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From Blood to Host Defense Innate Host Defense

From Blood to Host Defense Innate Host Defense. Gregory J. Bagby, Ph.D. gbagby@lsuhsc.edu Office: 310 (CSRB). From Blood to Host Defense. Blood Components and function Hemostasis and clotting The host defense system General overview Innate immune system pathogen recognition

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From Blood to Host Defense Innate Host Defense

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  1. From Blood to Host Defense Innate Host Defense Gregory J. Bagby, Ph.D. gbagby@lsuhsc.edu Office: 310 (CSRB)

  2. From Blood to Host Defense • Blood • Components and function • Hemostasis and clotting • The host defense system • General overview • Innate immune system • pathogen recognition • inflammatory response • Adaptive immune system • Humoral immune system and antibodies • Cell-mediated immune system

  3. Innate Immune Defense Defenses at the body surfaces Response of host defense cells that have an innate ability to respond to foreign molecules or altered/injured self Innate defense cells recognize some general property of foreign substances or cells Such identity tags are often found in particular classes of carbohydrates or lipids in microbial cell walls – pattern recognition receptors The inflammatory response is part of innate host defense General sequence of inflammation Lung inflammatory response to eradicate infection Non-infectious inflammatory response Type I interferons Tissue repair Anti-inflammatory mediators

  4. Body Surfaces Minimize Entry of Pathogens Skin Respiratory Tract Upper GI tract Mucus Cilia Hair Cough Sneeze Normal Flora Sweat Glands (lacrymal…tear) pH (acidity) Mucociliary escalator

  5. Toll-like receptors of the Innate Immune System Toll-like Receptors are importantPPR (Pattern Recognition Receptors) Mycoplasmal lipoprotein Bacterial CpG DNA Bacterial lipoprotein LPS dsRNA Flagellin TLR-1 TLR-6 TLR-2 TLR-3 MD-2 TLR-4 TLR-5 TLR-9 Prototypical TLR agonists and corresponding TLRs

  6. p50 p65 IkB MyD88 IRAK TRAF6 TAK1 IKK Complex Toll-like Receptor 4: The first human TLR discovered LPS Bruce Buetler MD2 TLR4 LBP CD14 Cell membrane TLR4: The long-sought signal transducer of LPS, cell wall component of Gram-negative bacteria LPS-nonresponsive mouse strains shown to harbor defective TLR4 gene. Final product of cascade is the transcription factor NF-κB which leads to production of cytokines. NF-kB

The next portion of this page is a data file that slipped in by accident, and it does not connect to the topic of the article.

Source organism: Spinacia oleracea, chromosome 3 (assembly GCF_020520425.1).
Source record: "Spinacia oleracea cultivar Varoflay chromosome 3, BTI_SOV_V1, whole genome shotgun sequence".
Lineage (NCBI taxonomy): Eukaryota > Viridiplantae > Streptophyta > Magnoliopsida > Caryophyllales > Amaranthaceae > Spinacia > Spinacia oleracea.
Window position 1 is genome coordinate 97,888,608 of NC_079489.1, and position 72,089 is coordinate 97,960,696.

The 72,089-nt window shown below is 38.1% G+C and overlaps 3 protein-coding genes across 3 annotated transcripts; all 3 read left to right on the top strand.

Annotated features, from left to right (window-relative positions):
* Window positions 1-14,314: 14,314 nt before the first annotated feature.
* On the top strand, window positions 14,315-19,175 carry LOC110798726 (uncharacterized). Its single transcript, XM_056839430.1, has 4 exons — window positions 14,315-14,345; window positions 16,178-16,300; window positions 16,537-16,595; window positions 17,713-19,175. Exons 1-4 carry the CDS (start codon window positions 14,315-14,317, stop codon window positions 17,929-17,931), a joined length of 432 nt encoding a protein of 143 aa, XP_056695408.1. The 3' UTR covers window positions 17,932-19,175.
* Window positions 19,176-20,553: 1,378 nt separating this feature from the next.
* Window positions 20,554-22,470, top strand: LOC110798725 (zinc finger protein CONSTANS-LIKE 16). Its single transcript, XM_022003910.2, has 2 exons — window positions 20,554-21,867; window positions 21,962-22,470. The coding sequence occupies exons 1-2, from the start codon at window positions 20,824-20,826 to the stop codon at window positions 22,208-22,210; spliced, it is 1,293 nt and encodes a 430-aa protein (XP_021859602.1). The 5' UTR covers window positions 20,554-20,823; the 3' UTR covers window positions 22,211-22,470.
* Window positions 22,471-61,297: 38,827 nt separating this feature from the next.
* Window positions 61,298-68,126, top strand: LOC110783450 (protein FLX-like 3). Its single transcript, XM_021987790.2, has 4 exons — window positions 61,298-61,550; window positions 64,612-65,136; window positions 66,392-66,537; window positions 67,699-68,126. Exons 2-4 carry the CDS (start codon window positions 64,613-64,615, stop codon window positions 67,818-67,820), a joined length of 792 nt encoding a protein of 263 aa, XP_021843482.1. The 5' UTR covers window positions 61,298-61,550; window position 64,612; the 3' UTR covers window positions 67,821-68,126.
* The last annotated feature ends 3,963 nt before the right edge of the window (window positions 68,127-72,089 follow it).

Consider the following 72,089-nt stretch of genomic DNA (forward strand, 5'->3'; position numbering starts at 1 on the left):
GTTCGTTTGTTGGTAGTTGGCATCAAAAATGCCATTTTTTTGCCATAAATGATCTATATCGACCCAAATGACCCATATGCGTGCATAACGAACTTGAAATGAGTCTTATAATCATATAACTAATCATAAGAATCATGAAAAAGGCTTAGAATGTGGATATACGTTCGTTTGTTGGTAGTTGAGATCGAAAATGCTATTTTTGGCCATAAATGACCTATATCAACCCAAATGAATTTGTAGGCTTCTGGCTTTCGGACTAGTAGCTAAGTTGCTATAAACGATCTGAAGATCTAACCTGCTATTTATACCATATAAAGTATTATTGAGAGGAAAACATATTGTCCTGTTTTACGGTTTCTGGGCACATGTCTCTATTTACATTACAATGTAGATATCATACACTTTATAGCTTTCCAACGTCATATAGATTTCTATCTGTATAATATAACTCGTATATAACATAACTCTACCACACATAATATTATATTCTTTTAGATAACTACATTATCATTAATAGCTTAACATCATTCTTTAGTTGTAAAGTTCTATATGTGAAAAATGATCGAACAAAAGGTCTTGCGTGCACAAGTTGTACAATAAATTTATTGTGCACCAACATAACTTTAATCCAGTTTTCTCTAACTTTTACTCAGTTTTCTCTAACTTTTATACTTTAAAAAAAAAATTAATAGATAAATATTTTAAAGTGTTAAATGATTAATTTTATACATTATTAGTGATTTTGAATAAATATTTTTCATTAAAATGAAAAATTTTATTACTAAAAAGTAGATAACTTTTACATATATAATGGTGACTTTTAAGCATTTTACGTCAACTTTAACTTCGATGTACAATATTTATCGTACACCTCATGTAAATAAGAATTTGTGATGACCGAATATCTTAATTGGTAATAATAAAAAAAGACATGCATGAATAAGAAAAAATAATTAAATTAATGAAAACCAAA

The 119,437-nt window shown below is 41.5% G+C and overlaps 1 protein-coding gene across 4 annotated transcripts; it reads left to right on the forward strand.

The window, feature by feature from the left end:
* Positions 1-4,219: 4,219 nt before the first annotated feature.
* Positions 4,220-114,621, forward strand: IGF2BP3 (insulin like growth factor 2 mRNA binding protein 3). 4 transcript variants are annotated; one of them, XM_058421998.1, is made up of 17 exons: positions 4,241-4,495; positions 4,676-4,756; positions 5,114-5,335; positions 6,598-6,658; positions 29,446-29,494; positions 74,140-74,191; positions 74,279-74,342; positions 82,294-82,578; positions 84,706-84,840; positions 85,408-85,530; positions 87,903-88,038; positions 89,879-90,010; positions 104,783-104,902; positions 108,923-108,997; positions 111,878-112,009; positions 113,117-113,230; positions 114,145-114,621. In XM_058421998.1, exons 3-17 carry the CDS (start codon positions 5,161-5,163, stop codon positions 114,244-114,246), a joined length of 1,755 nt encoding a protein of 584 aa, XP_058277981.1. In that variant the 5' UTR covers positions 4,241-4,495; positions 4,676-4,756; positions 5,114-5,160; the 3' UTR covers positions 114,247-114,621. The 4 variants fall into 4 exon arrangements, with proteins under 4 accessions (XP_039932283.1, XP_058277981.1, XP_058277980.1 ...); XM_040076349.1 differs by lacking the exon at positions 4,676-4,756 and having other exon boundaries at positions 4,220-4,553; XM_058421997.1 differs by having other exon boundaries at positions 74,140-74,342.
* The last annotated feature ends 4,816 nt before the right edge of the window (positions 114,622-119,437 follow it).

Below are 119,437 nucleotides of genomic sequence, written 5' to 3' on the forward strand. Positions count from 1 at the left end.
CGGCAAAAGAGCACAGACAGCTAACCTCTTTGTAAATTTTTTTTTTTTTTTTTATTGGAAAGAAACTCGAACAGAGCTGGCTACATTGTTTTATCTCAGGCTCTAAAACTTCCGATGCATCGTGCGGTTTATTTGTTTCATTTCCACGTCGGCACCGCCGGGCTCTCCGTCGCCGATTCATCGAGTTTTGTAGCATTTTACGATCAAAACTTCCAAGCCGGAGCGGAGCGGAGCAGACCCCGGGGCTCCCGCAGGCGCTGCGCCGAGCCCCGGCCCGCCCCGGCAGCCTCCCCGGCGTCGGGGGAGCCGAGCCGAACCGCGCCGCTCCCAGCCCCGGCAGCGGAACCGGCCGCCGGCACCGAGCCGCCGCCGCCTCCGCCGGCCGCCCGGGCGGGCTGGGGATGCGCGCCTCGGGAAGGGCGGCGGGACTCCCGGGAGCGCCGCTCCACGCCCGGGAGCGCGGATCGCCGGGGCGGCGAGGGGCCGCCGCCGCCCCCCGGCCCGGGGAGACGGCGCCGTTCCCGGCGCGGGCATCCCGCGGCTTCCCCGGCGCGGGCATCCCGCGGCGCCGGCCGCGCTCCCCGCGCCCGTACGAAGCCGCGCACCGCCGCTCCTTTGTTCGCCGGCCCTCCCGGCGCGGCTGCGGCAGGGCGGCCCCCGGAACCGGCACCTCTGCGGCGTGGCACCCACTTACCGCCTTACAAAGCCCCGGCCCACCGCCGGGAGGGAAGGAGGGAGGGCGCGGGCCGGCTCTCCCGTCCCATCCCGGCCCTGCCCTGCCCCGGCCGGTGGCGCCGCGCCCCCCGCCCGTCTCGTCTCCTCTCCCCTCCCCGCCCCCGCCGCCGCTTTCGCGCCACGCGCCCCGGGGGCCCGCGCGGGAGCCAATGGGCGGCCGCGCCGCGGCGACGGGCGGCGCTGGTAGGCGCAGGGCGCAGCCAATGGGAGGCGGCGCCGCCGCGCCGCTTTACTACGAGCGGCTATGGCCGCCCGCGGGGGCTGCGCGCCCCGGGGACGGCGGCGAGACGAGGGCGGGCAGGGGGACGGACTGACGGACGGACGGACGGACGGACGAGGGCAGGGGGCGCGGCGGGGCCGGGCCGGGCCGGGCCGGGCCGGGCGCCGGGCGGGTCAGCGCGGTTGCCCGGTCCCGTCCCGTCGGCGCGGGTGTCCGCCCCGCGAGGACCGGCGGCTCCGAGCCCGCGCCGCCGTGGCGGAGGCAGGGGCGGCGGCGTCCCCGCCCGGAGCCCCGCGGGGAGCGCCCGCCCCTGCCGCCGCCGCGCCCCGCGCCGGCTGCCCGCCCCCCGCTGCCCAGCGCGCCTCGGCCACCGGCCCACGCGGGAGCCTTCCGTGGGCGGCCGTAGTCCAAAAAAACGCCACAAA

7. Inflammatory Response • Local (or systemic) response to infection or injury • The local manifestations of inflammation are redness, swelling, heat, and pain • Systemic manifestations are fever, ache all over feeling, mallaise. • Purpose it to initiate destruction or inactivation foreign invaders or damaged/abnormal cells, and to set the stage for tissue repair

  8. Cell Types of Innate Immunity“players of the game” • Neutrophils - blood • Eosinophils – blood • Basophils – blood • Monocytes – blood • Mast Cells – tissues • Macrophages – tissues • Resident macs. mostly barrier tissues (lung skin, GI tract, liver) • Dendritic cells - tissues • Natural Killer Cells – blood and tissues

  9. Sequence of Events in Inflammatory Response to Bacteria • Bacterial invasion and recognition by macrophages and other cells. • Production of pro-inflammatory cytokines • Phagocytosis of invading/damaged cells • Microvascular damage and changes • Entry and activation of plasma proteins that amplify inflammatory response • Vasodilation of microcirculation to increase blood flow (red & heat) • Local increased vascular permeability of capillaries and venules resulting in fluid leak including plasma proteins (edema) • Chemotaxis – movement of leukocytes into infected area Initiation of host response • Killing and phagocytosis by neutrophils • Set stage for tissue repair

  10. 2) SIGNALS 4) CAPILLARY PERMEABILITY 6) PHAGOCYTOSIS Water Proteins Signals 5) CHEMOTAXIS Macrophage 1) BACTERIAL INVASION 7) KILLING/REPAIR Cytokines 3) VASODILATION Blood flow Capillary * Neutrophil

  11. The Innate Host Defense Response to Bacterial Infection of the Lung BacterialInvasion TNF Chemokines G-CSF G-CSF Alveolus of Lung Macrophages Epithelial cells Endothelial cells Neutrophils Bonemarrow Growth factor

  12. The Normal Response to Intra-pulmonary Bacterial Infection Intrapulmonary bacterial challenge Percent viable bacteria remaining in the lung Neutrophil recruitment into the Alveolar compartment Cytokine response (TNF, IL-8, G-CSF) 0 6 12 18 24